The banality of evil is not limited to war crimes, nor international crimes.  The shifting of personal responsibility to an impersonal system is endemic in modern Western civilization.  This is an everyday experience for many, if not most, people.  Such experiences usually take one of the many forms of “I am just following the rules.” The real question should be: “Am I just, following the rules?”

Criminal Trespass: Killer Drones OR Protesting Killer Drones?

In order to welcome Vice President Joe Biden to the University of Toledo campus on the morning of October 23, 2012, for a campaign stop, I placed numerous sets of small label stickers saying, “STOP DRONE KILLINGS”, STOP WAR”, “DRONE KILLINGS PERPETUATE TERRORISM” on poles, and several [STOP] WAR stickers on STOP signs in the vicinity of the UT student union where he will be speaking.  An alert UT student, complaining of such grievous offenses, called the authorities.  No, he did not call President Obama or the Defense Department, to complain about drone killings; but rather, he called the campus police.  I was greeted by not one, not two, but three patrol cars.  I could see a certain eagerness in the UT policemen’s eyes; however, I misjudged this at first, as them largely wanting to thank me as a job creator, as I had clearly created so much work for them.  After about a half hour typing stuff into their computer, consulting with their supervisor, and writing stuff down, I was awarded a citation for trespass.  Now, this is the first citation I have received from a prestigious university, so I thought that it may merit going on my resume.  Unfortunately, it is actually only a warning, banning me from all UT campuses, including their medical center.  Apparently, this ban is for life, either of me, the University of Toledo, or the time-space continuum [editor’s note: this may actually be better termed “banned for anti-death”].  Further, upon closer inspection, if and when I violate their campus, I will be guilty of a fourth degree misdemeanor.  So, in the end, I failed to even trigger the third degree from the campus cops.  I asked the UT officer if they had any particular protocol or details related to the vice president’s visit.  The answer was “No” — but, hey, the Secret Service sure are sticklers for details, not so much details for sticklers.  Fortunately, the UT campus police did serve up a diet high in irony; which brings us to the question of the day:

Is violating the sovereignty of an ally nation, such as Pakistan, who has specifically instructed us not to trespass on their territory with unmanned killer drones, a case of criminal trespass?  Many believe it is!  Nonetheless, what legal actions have United States of America been subject to for such a case of criminal trespass?  That remains fuzzy.  However, what is now entirely clear, is that a citizen of the United States of America who protests the launching of these killer drones by placing small paper stickers on light poles and stop signs constitutes criminal trespass.  Hopefully, someday the rule of law will cover the big-ticket items as well.  Perhaps the real question for the day is: how many everyday people will need to be arrested before the big crooks of this world see justice?  I, for one, intend to find out.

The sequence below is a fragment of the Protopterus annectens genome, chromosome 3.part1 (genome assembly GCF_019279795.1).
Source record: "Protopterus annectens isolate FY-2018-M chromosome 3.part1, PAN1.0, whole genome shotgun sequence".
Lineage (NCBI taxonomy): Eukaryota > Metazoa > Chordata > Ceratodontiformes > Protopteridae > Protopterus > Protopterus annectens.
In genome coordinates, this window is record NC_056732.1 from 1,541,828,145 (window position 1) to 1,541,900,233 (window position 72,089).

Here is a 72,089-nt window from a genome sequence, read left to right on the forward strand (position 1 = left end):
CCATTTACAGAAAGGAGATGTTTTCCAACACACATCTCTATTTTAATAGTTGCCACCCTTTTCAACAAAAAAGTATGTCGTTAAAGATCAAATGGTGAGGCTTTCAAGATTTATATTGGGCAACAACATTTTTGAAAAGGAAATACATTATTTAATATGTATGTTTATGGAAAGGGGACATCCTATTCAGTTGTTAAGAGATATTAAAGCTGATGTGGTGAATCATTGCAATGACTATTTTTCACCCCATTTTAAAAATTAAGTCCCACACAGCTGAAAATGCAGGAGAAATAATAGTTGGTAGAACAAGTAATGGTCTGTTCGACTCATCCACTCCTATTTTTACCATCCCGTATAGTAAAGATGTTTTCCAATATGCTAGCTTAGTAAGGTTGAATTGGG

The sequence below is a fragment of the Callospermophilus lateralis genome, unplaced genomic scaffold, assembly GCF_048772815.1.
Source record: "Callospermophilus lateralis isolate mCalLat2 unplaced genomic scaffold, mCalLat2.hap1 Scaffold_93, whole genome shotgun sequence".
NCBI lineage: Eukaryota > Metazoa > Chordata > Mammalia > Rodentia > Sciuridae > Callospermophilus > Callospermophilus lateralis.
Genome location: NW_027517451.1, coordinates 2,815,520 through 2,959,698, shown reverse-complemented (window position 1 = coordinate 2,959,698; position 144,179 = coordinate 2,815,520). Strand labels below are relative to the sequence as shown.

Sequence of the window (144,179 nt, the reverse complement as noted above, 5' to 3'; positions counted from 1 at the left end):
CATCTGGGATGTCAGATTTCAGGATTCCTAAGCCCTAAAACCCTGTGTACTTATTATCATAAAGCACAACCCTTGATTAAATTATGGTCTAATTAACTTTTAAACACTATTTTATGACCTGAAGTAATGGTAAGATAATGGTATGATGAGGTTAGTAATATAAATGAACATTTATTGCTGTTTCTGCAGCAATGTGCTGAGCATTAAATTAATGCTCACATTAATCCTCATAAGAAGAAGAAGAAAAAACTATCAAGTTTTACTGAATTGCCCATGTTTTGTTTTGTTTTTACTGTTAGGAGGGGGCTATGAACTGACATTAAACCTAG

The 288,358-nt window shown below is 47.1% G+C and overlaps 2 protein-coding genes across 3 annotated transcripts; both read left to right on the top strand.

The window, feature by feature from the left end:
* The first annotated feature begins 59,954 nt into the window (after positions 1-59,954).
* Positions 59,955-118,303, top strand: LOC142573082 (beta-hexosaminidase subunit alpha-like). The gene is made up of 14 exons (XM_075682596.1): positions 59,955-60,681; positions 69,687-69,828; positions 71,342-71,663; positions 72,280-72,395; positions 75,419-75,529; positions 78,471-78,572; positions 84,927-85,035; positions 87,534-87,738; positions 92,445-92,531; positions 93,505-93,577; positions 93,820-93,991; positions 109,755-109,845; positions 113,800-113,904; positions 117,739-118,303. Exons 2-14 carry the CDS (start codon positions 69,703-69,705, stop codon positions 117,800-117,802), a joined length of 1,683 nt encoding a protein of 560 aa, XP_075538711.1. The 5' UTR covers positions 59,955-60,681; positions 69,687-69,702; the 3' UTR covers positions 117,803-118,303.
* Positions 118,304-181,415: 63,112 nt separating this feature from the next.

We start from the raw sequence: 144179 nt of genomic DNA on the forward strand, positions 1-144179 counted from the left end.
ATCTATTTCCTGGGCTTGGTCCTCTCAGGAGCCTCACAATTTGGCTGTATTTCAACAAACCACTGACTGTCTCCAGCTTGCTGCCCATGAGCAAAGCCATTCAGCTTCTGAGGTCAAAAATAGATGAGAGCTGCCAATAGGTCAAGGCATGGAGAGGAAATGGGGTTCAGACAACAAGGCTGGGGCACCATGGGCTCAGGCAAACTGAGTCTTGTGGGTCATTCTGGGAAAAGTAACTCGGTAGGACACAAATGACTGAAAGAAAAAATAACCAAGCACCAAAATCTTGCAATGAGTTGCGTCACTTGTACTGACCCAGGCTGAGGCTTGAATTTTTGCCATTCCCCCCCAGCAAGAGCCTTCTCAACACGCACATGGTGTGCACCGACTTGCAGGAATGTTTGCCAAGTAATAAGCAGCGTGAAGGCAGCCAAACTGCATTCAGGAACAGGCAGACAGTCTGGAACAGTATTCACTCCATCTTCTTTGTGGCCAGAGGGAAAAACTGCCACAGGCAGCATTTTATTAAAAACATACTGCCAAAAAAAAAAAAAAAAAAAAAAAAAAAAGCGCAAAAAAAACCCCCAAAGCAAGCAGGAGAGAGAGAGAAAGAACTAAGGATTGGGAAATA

P.S. In case you are keeping score — International War Crimes Tribunal: 0; Littering: 1.

If you are interesting in doing your own stickering, here is a great place to get inexpensive, bulk stickers.

Kent State Massacre POEM

Today is the 42nd anniversary of the Kent State Massacre, where four students were killed and nine students were injured when National Guard troops opened fire on anti-war demonstrators.  Below is a picture of Arlington Midwest at Kent State, May 4, 2006.  Arlington Midwest is a display of the Northwest Ohio Peace Coalition which organizes traveling displays of tombstones representing the human cost of the war in Iraq and Afghanistan.  The display includes a simulated tombstone with name, rank, age and state of origin for each fallen U.S. soldier.

Kent State 1

Below is a  poem reflecting on the Kent State Massacre, by Terry Lodge, a member of the Northwest Ohio Peace Coalition, activist lawyer, Toledo’s People’s Attorney, and usual suspect:

Looking down from the black marble memorial
Grave reminder
Of a dark chapter
A nonfiction nightmare
Played out in an Ohio theater of war
I’m halfway between Blanket Hill and the valley of death of May 4, 1970
An observation post above a field of green
Today dressed up as thousands of war crimes.

It is May
And the semi-shade of the black oak branches
And their celadon new leaves
Wreath the distant, orderly rows
Of white spring petals
Fallen from the Tree of Life.

Tears water this chiaroscuro of whitewash, nestled
In the shadows where crimes against humanity are plotted.
From a distance, it’s a palette worthy of Manet,
Choreographed by Rumsfeld.

These petals will produce no fruit
Nor beauty or poetry
Their leaves are pages of the guest registers
Of three thousand funeral homes.

Silently we listen
For some hopeful spring noise
That their blood might have nurtured,
Answered by silence.